Rangoli club


On the last day of November, Jayson Singh our artist-in-residence, ran his Rangoli Inspired Painting Workshop as part of Christ’s school’s after-school Art Club programme. This opportunity was offered to compliment Art & Design subjects taught at the school, as well as providing a fun and relaxed practical activity.

The workshop commenced with a very brief presentation about the origins of Rangoli Art. Within this time, Jayson had the chance to have a rough idea of whether the students had ever seen Rangoli before, and after a flattering array of impressive responses, the artist was relieved to then have very few knowledge gaps to fill.

The knowledge gaps that were covered involved describing how all the natural colours used in Rangoli designs are made and an explanation of this practice being ephemeral. After noticing some disappointed expressions, the artist reassured the students by revealing that they would all be making permanent versions which they could take home.

One of the major concepts that Jayson wanted to draw attention to, was an awareness of colour interaction: a painterly device not only applied within his personal work, but also by many contemporary artists. By making sticky templates that had classic Rangoli designs already pre-cut onto one surface, the artist was able to create a condition that focussed solely on catching granules of colour, without being concerned about drawing lines or gluing.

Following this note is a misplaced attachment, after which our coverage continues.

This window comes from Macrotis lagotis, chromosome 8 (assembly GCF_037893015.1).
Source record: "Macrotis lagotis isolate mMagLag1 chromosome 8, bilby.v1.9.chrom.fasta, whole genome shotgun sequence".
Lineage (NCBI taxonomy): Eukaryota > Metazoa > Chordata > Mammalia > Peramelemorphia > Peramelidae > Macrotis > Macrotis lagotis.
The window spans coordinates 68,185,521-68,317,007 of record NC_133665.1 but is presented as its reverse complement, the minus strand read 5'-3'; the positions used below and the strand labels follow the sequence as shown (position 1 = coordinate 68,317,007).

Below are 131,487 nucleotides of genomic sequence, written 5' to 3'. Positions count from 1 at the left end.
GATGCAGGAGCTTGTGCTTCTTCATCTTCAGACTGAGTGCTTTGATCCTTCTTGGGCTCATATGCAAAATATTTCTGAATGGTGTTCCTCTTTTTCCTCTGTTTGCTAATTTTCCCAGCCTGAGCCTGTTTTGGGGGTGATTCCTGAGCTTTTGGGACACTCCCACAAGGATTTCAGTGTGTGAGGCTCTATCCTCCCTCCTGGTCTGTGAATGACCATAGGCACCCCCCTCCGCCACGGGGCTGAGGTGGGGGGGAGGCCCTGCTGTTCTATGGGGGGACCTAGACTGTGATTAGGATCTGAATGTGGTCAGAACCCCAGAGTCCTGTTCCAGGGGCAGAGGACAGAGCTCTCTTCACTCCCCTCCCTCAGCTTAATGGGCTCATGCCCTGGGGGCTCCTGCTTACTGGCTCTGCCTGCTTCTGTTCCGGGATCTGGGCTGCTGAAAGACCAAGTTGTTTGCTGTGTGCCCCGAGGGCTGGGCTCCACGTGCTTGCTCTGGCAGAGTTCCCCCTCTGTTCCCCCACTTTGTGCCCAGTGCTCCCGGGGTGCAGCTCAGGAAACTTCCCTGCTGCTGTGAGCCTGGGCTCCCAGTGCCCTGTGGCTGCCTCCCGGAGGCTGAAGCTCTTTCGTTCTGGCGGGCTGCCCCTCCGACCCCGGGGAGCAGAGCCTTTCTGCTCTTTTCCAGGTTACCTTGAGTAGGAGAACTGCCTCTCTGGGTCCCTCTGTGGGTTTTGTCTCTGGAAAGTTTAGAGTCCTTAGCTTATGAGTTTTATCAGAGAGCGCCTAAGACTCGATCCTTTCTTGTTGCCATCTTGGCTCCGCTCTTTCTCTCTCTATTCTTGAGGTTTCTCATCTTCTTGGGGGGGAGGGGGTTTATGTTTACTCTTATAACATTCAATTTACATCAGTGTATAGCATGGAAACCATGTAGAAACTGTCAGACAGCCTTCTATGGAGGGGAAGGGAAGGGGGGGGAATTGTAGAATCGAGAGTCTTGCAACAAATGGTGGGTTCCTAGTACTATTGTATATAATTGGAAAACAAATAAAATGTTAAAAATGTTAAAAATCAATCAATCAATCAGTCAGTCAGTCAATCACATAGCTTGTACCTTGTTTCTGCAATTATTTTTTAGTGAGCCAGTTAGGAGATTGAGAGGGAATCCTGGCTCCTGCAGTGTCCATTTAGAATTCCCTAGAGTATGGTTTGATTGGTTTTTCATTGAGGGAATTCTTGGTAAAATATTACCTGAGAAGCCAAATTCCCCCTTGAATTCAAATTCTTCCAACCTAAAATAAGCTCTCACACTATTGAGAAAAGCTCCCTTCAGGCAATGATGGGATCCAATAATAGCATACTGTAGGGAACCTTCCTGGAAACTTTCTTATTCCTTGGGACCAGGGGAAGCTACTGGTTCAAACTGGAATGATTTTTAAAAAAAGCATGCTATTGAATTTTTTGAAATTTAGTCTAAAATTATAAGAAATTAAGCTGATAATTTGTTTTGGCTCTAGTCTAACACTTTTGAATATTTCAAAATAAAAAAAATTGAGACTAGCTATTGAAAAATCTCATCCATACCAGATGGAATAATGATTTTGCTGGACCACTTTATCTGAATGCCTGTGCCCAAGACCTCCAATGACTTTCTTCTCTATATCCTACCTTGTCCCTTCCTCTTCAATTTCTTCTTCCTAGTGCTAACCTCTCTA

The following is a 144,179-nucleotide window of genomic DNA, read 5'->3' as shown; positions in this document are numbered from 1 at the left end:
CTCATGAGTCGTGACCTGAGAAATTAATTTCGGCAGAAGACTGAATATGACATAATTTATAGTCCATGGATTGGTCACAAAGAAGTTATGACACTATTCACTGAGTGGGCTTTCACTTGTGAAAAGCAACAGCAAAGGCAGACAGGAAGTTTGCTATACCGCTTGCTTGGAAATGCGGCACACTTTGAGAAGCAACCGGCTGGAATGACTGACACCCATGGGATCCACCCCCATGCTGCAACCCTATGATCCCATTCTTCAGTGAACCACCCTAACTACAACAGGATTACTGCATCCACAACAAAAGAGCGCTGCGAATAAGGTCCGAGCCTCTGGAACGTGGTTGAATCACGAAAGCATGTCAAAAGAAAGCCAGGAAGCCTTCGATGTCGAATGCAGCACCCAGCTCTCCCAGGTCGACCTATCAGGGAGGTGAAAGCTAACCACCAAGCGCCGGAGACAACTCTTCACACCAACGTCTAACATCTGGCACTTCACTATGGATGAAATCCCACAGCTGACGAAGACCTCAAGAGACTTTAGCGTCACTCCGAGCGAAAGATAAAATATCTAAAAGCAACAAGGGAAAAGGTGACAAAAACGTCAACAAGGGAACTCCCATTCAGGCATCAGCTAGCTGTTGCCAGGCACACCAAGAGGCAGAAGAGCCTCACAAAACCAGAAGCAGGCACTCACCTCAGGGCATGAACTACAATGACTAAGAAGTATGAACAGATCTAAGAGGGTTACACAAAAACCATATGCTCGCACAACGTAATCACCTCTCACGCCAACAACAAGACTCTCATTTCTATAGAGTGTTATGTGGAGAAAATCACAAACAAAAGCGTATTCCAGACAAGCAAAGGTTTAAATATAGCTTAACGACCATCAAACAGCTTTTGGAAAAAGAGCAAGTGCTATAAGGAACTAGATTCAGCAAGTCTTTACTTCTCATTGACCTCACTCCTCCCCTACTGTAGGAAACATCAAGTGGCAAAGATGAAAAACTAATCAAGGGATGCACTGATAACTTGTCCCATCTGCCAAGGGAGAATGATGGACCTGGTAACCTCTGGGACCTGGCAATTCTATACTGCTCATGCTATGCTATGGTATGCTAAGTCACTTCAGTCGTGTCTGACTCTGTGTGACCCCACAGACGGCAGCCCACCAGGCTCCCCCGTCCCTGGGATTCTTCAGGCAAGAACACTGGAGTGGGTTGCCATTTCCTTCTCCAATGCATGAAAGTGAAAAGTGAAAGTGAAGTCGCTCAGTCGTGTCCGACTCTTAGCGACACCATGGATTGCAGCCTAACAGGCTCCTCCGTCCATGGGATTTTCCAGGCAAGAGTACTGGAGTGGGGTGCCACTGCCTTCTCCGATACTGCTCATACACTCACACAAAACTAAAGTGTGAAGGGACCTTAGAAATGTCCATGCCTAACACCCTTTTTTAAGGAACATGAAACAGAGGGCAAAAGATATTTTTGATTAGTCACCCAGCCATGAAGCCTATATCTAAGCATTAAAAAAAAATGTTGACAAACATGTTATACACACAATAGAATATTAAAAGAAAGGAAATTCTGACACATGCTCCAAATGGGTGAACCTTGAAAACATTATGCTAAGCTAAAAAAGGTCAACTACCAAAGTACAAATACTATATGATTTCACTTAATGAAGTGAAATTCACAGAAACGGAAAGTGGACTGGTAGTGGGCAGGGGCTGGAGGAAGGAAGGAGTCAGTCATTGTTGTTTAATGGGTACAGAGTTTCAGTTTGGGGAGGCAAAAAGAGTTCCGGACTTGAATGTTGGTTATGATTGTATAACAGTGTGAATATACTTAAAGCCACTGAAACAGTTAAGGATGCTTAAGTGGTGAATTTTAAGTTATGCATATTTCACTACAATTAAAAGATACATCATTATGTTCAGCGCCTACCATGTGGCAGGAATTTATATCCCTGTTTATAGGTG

While demonstrating the technique of applying colour by sprinkling from a height onto a sticky template, Jayson was able to explain how you can control the level of interaction between warm and cool colours. For example, purple interacts more intensely when placed next to yellow than green which is more subtle. The artist then showed that you can vary this even more by blending colours to form a sunset gradient.

Armed with these tools, the students began to create their own colour interactions. The amount of excitement during the workshop was reflected in the myriad combinations of colour schemes that were produced. Many inventive decisions were made that Jayson had never seen before, such as a three-coloured sunset gradient! Once the templates were hung on an improvised gallery wall made of recycled foam board, it was clear that every student had made a very unique Rangoli Inspired Painting.

Jayson would like to thank all the artists who participated in his workshop

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